Table of Significance of the Houses in Astrology. House: Areas of Significance: House: Areas of Significance: I. First House. The physical body, physical appearance, personality, attitudes to health. VII. Seventh House. Partnerships. The type of people one tends to attract. Compliance with treatment procedures. II. Second House. Material circumstances. Matters relating to the diet. VIII. Eighth House. Shared resources. Legacies from past illnesses and lifestyles. Life expectancy. III. Third House. Communication. Close relatives. Education. Ability to adapted to and learn from situations. IX. Ninth House. Philosophy, spirituality, higher education and travel. Professionals sought out for advice. IV. Fourth House. The home and immediate family. Genetic influence from a parent, usually the mother. X. Tenth House. Status and reputation; the career. Genetic influence from a parent, usually the father. V. Fifth House. Romantic issues and offspring. Tendency towards risk-taking. Entertainment. XI. Eleventh House. Hopes and wishes. Friends. Sources of assistance in overcoming obstacles and illness. VI. Sixth House. The most important House for determining health. Doctors, nurses and dentists. Health and lifestyle. XII. Twelfth House. Misfortune, worries. Adversity due to ill-considered decisions. Hospitals, hospices, retreats. Return to the Medical Astrology index. Considerations in Medical Astrology. There are three primary things considered in a medical astrology chart of any type; these are: 1. the Sun, the zodiac sign and House it is in, and any relevant influences from other planets; 2. the Moon, the zodiac sign and House it is in, and any relevant influences from other planets, and; 3. the Sixth House, the zodiac sign on its cusp, any planets located in or associated with the House and any relevant influences by other planets. The Sun is usually considered to be the primary indicator of the health of a male, with the Moon being of secondary significance. For the female the Moon is the primary health indicator, while the Sun is of secondary significance. The Sixth House refers to health matters in general and is the most important House in a health related chart. There are also other things to consider, such as the placement of the planets in the sky, that is the zodiac sign and House the planets are located in, and their relationship to one another, in other words, whether there is a significant aspect (angular alignment) between planets. Of course there are a number of other considerations that are not mentioned here, but this is, as stated before, just a basic overview.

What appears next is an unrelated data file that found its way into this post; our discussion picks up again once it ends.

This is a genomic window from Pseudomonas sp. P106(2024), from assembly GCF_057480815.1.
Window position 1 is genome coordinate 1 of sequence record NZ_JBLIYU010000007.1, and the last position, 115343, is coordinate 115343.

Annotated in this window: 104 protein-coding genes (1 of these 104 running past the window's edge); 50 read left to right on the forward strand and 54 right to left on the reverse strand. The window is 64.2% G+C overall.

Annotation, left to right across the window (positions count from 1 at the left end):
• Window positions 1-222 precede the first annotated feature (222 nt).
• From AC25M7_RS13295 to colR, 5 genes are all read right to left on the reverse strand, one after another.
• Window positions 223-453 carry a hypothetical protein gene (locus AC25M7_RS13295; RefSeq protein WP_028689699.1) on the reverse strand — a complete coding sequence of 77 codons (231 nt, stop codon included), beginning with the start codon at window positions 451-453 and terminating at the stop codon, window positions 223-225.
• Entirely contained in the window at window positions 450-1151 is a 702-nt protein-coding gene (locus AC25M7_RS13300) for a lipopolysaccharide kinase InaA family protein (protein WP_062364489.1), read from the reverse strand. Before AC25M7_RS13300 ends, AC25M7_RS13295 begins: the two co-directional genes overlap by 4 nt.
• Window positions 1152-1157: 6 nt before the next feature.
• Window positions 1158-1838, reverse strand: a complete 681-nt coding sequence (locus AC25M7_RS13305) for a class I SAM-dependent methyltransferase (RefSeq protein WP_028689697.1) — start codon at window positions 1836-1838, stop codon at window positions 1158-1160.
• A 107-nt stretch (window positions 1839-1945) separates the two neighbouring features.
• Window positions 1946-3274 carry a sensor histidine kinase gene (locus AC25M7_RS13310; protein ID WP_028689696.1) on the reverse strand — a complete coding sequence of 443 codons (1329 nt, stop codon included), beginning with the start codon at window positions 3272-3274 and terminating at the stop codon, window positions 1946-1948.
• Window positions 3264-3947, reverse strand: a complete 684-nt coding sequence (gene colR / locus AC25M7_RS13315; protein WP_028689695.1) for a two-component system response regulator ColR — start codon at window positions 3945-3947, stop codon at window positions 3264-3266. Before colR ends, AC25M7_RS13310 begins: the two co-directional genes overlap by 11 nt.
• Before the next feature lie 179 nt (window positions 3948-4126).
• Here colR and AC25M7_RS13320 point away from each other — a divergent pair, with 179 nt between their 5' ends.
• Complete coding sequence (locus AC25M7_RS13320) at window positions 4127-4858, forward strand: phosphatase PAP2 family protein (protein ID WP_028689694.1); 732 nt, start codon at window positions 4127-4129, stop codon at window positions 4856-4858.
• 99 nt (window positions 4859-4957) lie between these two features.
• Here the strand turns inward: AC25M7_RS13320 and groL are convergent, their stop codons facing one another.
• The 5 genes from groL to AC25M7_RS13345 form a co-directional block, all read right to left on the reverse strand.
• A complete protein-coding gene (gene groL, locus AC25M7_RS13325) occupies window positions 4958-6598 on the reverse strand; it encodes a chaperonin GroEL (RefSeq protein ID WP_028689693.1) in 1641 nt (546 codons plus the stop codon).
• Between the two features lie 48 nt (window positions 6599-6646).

At this point, it may be useful to look at an example of the use of a decumbiture chart. The button below links to a page that has a sample decumbiture chart with some basic interpretive comments. I have chosen a decumbiture chart as an example because firstly, it is the most traditional method and secondly, because it is a lot more concise and less complex than a transits chart.
Click on this button for an example of a Decumbiture chart
Finally, medical astrology was for thousands of years an important, if not an essential part of medicine. Although cultural perspectives may have changed over the years, the reality of cosmic influences on the natural world has not. Today we listen to weather forecasters who use careful observations and complex mathematical models to give us prediction that help us in planning our lives and prevent us from getting caught in potentially health damaging, or even life threatening situations. In that respect, nothing much has changed and it is often forgotten that weather patterns are, by-and-large due to external cosmic influences on this planet. In the past the focus was on the larger picture, the influences from the "planets" and the significance of the relative position of the earth in the universe. But despite the popular belief today, that our ancestors considered that the planets and the stars had unswerving control over their life, or that they caused or cured disease, this was never really the case. They did however like us today, want to know the influences they might have to deal with, so they could plan and adapt accordingly. Needless to say, the fact that astrology is currently not a "politically correct" scientific subject, makes it neither truth nor nonsense. On the other hand, thousands of years of accumulated "evidence based" knowledge must surely hold some weight. In the end it is up to all of us to decide what drives us more, a truly open mind, or a strong need to "fit in" with what we perceive to be the norms of society. There are many other aspects to astrology that have been barely touched on here, and even more that have not been mentioned at all. As might be expected of a technique that has flourished for thousands of year, astrology has developed many layers of expression. Astrological pursuits in modern times range from the lighthearted, to the serious and from plain scams to those who sincerely dedicate their life to its study. One thing is for sure. Astrology is not for the simple-minded and gullible. It requires a good grasp of science and mathematics, excellent concentration, a photographic memory and deductive skills that a detective would be proud of. But above all, it requires insight, intelligence and lack of bias. If you have all of these, astrology might be for you. And if you are also good at medicine, the great Hippocrates would have approved.